Several genome-wide association studies (GWAS) have been published on various complex diseases, where genotype data on a large number of single nucleotide polymorphisms (SNPs) are collected to study the association between these SNPs and a disease. Although new loci are found to be associated with different diseases in these GWAS, they generally explain very little of the genetic risk for these diseases. Much of the remaining trait variation is likely to be due to the combined effect of genes, environmental factors, and their interactions. How- ever, most investigators conducting genome-wide association studies do not consider gene-environment (GxE) or gene-gene (GxG) interactions in their search for new genes. Moreover, most of these studies are cross-sectional. Complex diseases are frequently dynamic, varying over time with changing or accumulating environmental and physiological factors. The influence of genes on these diseases may also vary over time through interaction with factors such as age, developmental stage or other time-dependent environmental factors. Variation in the effects of genetic variants at different stages of life could significantly alter the trajectories of traits. Hence, studies that do not consider te possibility of longitudinal variation in genetic associations may lead to over-simplistic models of variant effects and hence lack power to detect them. This is in part due to a current lack of efficient statistical methods and corresponding software to detect the interplay of high-volume genetic data and time-dependent environmental factors. The purpose of this proposal responds to this urgent need by developing advanced statistical methods and efficient computing algorithms to analyze high-throughput data from gene-environment longitudinal studies with data on unrelated individuals as well as families. We propose to develop two efficient methods to detect GxE interactions in longitudinal studies. They are as follows: (1) to develop techniques for robust and efficient estimation of GxE interactions in longitudinal study designs using a likelihood-based dimension reduction approach;(2) to develop a powerful random-effect model for high-dimensional data to detect joint-effects of multiple SNPs and time-dependent environmental factors. The proposed methods are motivated by and to be applied to the Minnesota Center for Twin and Family Research (MCTFR) data, a longitudinal genome-wide study on genes and environments and their interactions with different behavioral traits. We intend to study the etiological underpinnings of substance use disorders (SUDs) derived from various interacting biological and psychosocial factors that work together dynamically over the course of development. Open access user-friendly statistical software will be developed and distributed.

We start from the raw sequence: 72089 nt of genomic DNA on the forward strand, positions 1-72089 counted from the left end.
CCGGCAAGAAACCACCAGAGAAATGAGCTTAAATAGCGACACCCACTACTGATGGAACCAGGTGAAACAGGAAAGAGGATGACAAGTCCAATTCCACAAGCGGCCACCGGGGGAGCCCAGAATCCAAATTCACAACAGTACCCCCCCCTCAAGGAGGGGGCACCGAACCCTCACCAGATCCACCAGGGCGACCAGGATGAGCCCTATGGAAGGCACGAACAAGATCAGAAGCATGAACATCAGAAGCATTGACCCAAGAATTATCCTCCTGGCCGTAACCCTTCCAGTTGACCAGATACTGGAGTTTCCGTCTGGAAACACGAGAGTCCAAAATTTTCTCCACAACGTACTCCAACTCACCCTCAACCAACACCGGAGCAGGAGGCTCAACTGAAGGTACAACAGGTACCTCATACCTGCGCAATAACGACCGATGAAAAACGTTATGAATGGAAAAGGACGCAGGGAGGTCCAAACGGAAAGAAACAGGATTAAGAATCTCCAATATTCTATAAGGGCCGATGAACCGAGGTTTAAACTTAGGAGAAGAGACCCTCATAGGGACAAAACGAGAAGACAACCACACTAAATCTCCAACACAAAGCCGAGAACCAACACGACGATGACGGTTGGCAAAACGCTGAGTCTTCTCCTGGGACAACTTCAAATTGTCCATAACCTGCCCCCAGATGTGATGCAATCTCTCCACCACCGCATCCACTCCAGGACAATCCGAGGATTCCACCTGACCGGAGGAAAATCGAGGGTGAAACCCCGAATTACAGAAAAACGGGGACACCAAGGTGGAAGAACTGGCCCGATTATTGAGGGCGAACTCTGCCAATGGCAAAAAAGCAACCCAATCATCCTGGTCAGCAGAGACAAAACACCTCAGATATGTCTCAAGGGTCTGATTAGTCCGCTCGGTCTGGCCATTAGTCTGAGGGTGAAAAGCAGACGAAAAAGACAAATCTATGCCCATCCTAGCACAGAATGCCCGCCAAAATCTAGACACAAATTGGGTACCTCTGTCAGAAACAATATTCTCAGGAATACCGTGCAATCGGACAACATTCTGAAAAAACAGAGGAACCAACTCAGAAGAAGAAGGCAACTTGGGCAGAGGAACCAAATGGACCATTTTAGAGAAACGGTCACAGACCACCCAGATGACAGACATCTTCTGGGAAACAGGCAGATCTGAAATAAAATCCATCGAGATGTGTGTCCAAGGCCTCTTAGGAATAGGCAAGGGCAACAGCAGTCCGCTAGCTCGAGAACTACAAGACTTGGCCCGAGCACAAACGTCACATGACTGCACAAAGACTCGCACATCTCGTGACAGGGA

Public Health Relevance

We propose powerful statistical approaches for detection of genome-wide gene-environment interactions using longitudinal data from families and unrelated individuals. Our proposed approaches will provide insights into the complex interplay between genes and environmental factors in the development of a disease. We will implement these proposed approaches on Minnesota Center for Twin and Family Research (MCTFR) dataset, a longitudinal prospective study of families to characterize the nature of gene-environment interplay in the development of substance use disorders.

National Institute of Health (NIH)
National Institute on Drug Abuse (NIDA)
Research Project (R01)
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Biostatistical Methods and Research Design Study Section (BMRD)
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Weinberg, Naimah Z
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University of Minnesota Twin Cities
Biostatistics & Other Math Sci
Schools of Public Health
United States
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Basu, Saonli; Zhang, Yiwei; Ray, Debashree et al. (2013) A rapid gene-based genome-wide association test with multivariate traits. Hum Hered 76:53-63